Tentacle Tuesday: The Whole Merry Menagerie

The tentacled well of funny animal insanity from the Golden Age is nearly bottomless. Just when I think I’ve more or less covered it all, some new goofy octopus cover that I have never seen before pops up, or an unhinged inside story swims by and waves a cheerful ‘hi there!’ with a free tentacle.

Never mind Mickey Mouse, Donald Duck, or Bugs Bunny. We have Supermouse, Dizzy Duck, and Hoppy the Marvel Bunny! Oh, and also the absurdly (even by funny animal standards) named Peter Porkchops.

This page from a Supermouse story was published in Coo Coo Comics no. 41 (September 1948, Pines Publishing); artist unfortunately unknown. For more (perfectly aptly titled) Coo Coo Comics, visit Tentacle Tuesday: Ha-Ha and Coo-Coo With Frolicsome Animals.

Next up, two pages from The Daffy Diver, published in Dizzy Duck no. 32 (November 1950, Standard Comics), artist once again unknown:

I promised some bunny action – but not the kind that springs immediately to mind! Enjoy this 2-page tentacled tussle in this Hoppy the Marvel Bunny story illustrated by Chad Grothkopf and published in Fawcett’s Funny Animals no. 5 (April 7th, 1943, Fawcett).

For dessert, two covers, because a man does not live on inside pages alone!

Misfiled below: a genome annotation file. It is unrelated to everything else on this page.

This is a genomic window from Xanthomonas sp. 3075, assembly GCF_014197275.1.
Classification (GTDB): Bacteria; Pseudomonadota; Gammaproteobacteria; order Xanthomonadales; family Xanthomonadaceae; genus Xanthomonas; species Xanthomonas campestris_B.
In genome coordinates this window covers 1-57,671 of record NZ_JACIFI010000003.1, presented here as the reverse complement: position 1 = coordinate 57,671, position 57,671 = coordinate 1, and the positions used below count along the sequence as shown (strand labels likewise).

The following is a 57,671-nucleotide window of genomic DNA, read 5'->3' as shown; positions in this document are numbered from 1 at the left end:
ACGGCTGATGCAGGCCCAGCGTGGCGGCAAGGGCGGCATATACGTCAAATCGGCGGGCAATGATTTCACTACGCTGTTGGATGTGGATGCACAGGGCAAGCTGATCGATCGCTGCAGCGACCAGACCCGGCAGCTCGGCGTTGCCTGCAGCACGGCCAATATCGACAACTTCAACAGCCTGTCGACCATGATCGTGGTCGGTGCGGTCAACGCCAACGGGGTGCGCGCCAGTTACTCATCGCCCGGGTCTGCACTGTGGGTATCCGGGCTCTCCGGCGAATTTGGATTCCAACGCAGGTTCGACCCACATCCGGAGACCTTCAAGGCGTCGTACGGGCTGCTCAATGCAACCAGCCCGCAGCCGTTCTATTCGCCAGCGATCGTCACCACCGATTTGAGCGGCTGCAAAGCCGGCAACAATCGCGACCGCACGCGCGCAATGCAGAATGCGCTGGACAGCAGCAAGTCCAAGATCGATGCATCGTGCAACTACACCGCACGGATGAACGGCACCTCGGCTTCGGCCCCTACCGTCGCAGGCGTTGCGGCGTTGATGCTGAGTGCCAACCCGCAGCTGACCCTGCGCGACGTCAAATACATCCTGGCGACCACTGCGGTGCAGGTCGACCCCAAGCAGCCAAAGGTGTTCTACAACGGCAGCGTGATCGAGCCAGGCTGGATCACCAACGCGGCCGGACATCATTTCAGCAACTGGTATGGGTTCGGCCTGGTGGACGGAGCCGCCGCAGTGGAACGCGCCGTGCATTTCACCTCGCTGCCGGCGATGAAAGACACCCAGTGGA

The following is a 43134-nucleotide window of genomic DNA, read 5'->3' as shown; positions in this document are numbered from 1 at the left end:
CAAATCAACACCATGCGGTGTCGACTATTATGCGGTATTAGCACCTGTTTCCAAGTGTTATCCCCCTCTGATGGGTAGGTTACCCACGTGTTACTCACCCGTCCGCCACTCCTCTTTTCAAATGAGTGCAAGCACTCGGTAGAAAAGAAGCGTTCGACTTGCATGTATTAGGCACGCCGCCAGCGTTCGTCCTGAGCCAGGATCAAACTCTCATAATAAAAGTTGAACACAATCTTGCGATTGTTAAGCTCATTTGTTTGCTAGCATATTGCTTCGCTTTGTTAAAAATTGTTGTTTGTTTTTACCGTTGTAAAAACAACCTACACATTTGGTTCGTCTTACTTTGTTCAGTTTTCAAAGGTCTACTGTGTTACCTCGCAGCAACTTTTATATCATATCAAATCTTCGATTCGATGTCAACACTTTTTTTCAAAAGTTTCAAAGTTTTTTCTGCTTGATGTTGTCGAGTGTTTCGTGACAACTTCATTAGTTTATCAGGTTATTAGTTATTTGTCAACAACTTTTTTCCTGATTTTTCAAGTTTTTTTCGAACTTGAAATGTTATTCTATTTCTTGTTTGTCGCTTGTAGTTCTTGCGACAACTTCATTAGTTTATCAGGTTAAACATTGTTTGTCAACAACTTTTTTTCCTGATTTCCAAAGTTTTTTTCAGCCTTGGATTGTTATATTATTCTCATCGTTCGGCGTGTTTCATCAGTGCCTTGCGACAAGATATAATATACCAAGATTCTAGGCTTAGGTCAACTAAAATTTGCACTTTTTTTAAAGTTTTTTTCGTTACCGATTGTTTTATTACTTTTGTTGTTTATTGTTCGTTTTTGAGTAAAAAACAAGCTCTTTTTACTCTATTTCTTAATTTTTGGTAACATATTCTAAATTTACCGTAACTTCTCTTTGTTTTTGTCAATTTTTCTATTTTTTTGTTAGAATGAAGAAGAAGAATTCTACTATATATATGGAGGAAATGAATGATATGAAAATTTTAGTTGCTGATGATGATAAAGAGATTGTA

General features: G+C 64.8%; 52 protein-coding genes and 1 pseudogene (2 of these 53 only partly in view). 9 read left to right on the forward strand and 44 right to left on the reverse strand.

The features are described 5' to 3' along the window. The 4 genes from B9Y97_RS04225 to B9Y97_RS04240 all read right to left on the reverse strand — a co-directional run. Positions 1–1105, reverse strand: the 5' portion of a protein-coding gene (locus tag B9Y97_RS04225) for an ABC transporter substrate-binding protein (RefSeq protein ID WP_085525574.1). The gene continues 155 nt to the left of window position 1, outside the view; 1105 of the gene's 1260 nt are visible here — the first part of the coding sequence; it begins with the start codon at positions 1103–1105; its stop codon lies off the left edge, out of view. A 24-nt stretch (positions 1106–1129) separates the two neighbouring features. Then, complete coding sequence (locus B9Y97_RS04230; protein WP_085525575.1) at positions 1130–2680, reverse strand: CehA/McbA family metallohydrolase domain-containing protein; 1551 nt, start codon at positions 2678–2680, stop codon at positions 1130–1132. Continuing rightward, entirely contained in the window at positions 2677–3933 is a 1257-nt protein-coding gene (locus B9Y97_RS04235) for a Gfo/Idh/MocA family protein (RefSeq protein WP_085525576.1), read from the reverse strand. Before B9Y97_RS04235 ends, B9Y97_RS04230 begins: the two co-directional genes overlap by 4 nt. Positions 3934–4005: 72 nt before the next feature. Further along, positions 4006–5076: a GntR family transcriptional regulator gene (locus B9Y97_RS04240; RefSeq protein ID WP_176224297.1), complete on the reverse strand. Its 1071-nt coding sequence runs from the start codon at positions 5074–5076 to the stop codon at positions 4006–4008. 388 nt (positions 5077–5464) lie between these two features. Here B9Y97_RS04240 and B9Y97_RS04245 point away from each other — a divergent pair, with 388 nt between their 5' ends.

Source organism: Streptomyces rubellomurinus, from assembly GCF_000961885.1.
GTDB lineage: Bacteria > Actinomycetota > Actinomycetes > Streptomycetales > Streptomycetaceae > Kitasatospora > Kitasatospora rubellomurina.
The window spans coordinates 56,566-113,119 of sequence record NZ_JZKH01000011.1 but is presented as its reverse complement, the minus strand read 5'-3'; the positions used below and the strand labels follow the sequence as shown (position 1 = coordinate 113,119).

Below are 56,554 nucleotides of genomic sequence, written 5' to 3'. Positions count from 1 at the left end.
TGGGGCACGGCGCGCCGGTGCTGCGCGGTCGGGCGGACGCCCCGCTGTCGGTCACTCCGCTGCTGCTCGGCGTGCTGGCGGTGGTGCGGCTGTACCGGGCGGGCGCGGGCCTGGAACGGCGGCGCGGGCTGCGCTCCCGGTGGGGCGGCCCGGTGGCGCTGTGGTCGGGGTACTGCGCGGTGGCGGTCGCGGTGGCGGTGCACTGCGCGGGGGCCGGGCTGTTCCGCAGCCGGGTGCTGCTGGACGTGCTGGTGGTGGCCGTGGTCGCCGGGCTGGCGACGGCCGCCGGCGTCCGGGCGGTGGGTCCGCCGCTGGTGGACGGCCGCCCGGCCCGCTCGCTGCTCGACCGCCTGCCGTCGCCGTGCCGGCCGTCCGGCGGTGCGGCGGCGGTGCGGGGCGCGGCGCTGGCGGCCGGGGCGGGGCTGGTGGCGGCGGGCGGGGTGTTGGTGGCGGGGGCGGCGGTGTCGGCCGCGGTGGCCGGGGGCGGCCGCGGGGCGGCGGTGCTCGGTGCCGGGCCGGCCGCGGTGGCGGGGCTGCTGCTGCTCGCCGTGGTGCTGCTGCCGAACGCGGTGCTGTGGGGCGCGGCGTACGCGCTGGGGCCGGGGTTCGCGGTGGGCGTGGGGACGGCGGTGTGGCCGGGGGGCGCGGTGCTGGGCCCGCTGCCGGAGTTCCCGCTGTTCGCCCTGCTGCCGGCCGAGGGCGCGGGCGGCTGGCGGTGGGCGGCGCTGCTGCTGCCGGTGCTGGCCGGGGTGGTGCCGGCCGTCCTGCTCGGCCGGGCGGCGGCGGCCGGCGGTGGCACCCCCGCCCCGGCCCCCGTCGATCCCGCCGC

National Comics no. 70 (February 1949, Quality Comics). Cover by Gill Fox.
Peter Porkchops no. 14 (February-March 1952, DC); cover by Otto Feuer.

~ ds

Tentacle Tuesday: How Does That Grab You?

Today’s TT is like one of those 5$ grab bags: you don’t exactly know what you’re going to get, but there will at least one thing you’ll find amusing! Unless the store has cheapened out and stuffed it with nonsense nobody in their right mind would want. This offering, on the other had, is full of our favourite artists, and is not nearly as disparate as I first thought 😉

I don’t always have an over-arching idea for a post, inevitably ending up with plenty of odds and ends that don’t neatly fit into any one category. Actually, some of those “scraps” are the most enjoyable finds for me.

Feature Comics no. 71 (September 1943, Quality Comics). Cover by Gill Fox. The octopus-in-plumbing theme is an oldie-but-goodie; the undaunted housewife may yet regret her cavalier attitude towards the tentacled one, who probably wants to move in with his family.
Nicola Cuti‘s Weirdlings was a charming little ‘filler’ gag page designed and drawn by him. This one was published in Haunted no. 14 (Sept. 1973, Charlton).  I think the octopus, that appears to be still alive, would also prefer a good old PBJ sandwich.
Midnight Tales no. 11 (February 1975). Cover by Wayne Howard, who’s a Who’s Out There? (oh, all right, mine) favourite. Read my take on his art in Tentacle Tuesday: Plants Sometimes Have Tentacles, Too.
Archie’s Pal Jughead no. 77 (October 1961). Cover by, dare I say legendary, Samm Schwartz; revisit (or discover!) some of the nicest covers he has drawn for Archie Comics in co-admin RG’s post.
Al Jaffee Sinks to a New Low (1985, New American Library). Visit Al Jaffee: Snappy Answer to Many a Stupid Question for Who’s Out There’s take on this quintessential Mad Magazine artist!

= ds

Tentacle Tuesday: Splashing With the Octopus